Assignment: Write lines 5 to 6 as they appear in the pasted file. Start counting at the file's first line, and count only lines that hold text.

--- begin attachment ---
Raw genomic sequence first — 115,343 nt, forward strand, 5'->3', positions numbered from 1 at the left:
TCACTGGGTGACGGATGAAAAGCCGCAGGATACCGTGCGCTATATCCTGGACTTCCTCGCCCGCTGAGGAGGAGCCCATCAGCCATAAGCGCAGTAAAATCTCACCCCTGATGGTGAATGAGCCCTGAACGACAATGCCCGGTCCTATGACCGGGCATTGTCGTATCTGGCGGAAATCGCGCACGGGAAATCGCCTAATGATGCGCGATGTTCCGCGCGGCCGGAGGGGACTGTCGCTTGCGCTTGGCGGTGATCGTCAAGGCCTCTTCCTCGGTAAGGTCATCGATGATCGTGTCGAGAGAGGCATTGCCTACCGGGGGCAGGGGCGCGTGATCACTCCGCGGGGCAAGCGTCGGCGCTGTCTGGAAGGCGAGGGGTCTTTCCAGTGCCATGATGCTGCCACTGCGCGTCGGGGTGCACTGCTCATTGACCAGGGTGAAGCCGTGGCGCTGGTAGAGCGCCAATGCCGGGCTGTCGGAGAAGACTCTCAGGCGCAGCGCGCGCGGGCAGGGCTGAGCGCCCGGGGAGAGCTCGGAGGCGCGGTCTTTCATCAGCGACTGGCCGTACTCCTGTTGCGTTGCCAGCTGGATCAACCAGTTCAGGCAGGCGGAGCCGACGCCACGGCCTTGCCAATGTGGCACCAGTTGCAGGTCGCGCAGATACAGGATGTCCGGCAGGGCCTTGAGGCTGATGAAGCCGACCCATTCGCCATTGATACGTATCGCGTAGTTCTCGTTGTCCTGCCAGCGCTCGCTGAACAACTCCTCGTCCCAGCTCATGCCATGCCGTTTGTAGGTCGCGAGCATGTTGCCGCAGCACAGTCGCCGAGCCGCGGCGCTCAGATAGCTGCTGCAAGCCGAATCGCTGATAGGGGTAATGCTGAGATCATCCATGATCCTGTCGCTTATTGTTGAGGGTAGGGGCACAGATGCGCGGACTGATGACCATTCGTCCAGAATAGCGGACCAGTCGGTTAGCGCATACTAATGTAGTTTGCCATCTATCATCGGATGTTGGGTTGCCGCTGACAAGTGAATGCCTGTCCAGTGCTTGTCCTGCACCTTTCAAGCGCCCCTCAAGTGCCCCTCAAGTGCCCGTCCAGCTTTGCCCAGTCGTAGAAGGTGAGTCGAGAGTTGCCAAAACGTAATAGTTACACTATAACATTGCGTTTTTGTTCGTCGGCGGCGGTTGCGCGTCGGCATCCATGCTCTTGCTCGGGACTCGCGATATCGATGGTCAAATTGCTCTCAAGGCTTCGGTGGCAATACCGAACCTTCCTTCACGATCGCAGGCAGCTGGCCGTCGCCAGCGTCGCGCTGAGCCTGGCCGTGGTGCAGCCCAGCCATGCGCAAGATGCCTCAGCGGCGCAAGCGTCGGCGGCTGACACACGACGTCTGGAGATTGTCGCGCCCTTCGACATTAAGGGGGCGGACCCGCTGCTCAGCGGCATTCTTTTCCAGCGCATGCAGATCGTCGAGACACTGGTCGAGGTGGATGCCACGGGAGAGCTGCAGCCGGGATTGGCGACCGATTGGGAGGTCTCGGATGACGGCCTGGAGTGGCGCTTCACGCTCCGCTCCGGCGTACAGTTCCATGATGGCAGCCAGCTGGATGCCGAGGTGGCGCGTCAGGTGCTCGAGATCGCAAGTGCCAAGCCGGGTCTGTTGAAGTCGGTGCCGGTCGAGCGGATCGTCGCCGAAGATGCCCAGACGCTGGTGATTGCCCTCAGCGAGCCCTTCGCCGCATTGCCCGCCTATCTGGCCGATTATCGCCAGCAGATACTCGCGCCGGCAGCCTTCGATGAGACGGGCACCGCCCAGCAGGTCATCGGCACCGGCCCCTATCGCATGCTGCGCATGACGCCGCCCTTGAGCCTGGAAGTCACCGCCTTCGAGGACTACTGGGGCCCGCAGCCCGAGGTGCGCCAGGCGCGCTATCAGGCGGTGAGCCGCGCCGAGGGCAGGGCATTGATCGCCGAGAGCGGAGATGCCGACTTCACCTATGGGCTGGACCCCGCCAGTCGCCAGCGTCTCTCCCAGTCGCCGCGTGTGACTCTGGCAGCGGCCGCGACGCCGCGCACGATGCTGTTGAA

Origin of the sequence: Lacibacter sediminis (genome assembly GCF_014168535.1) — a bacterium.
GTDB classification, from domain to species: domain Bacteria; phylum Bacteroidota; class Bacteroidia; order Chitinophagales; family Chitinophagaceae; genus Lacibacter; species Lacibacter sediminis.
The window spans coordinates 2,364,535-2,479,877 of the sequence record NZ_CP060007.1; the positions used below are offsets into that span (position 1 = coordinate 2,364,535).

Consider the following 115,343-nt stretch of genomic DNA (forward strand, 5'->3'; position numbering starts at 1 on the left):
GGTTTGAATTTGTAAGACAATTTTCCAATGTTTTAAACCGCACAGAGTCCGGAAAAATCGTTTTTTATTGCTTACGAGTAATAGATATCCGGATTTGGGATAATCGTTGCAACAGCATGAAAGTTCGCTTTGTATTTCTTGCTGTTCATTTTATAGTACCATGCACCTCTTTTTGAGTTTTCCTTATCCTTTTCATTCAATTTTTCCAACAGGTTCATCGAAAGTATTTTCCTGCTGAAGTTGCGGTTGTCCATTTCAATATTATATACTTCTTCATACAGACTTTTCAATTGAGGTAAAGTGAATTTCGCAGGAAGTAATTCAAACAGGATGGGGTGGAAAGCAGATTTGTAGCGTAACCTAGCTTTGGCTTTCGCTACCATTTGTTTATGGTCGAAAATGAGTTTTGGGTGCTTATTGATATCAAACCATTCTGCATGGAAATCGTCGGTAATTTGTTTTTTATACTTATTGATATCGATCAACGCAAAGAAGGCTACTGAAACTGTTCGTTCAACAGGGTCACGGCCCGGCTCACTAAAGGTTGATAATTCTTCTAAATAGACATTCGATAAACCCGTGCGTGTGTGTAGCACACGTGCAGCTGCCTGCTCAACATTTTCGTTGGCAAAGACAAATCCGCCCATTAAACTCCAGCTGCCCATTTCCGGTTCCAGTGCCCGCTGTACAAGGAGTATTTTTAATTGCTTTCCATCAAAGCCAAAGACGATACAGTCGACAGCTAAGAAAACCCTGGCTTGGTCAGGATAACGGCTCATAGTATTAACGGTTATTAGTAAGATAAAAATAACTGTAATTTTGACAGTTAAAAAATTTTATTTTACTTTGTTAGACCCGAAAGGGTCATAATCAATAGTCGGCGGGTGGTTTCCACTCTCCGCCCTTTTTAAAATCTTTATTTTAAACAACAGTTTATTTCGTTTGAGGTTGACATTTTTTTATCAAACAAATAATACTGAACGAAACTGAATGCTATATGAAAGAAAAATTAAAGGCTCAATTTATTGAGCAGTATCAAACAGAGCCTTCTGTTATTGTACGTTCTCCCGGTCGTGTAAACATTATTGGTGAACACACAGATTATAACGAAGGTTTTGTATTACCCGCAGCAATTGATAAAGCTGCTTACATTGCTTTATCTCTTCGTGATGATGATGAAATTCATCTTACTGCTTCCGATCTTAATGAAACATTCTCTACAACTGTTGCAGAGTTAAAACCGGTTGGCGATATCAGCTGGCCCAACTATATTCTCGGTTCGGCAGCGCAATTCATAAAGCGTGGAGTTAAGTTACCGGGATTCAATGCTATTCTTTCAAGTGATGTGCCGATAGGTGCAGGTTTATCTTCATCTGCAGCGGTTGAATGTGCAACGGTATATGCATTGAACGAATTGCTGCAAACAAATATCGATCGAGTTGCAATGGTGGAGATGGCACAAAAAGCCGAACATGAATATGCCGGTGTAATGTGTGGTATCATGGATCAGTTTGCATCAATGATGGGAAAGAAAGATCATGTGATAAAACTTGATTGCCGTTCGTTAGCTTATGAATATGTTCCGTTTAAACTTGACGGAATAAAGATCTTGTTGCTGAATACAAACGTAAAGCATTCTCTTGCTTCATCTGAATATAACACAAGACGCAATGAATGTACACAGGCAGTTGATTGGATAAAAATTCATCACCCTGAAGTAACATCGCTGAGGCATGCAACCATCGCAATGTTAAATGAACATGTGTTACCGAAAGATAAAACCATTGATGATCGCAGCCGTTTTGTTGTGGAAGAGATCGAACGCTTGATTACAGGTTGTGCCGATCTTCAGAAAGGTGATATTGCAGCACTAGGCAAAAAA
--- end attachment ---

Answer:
The window spans coordinates 2,364,535-2,479,877 of the sequence record NZ_CP060007.1; the positions used below are offsets into that span (position 1 = coordinate 2,364,535).

Consider the following 115,343-nt stretch of genomic DNA (forward strand, 5'->3'; position numbering starts at 1 on the left):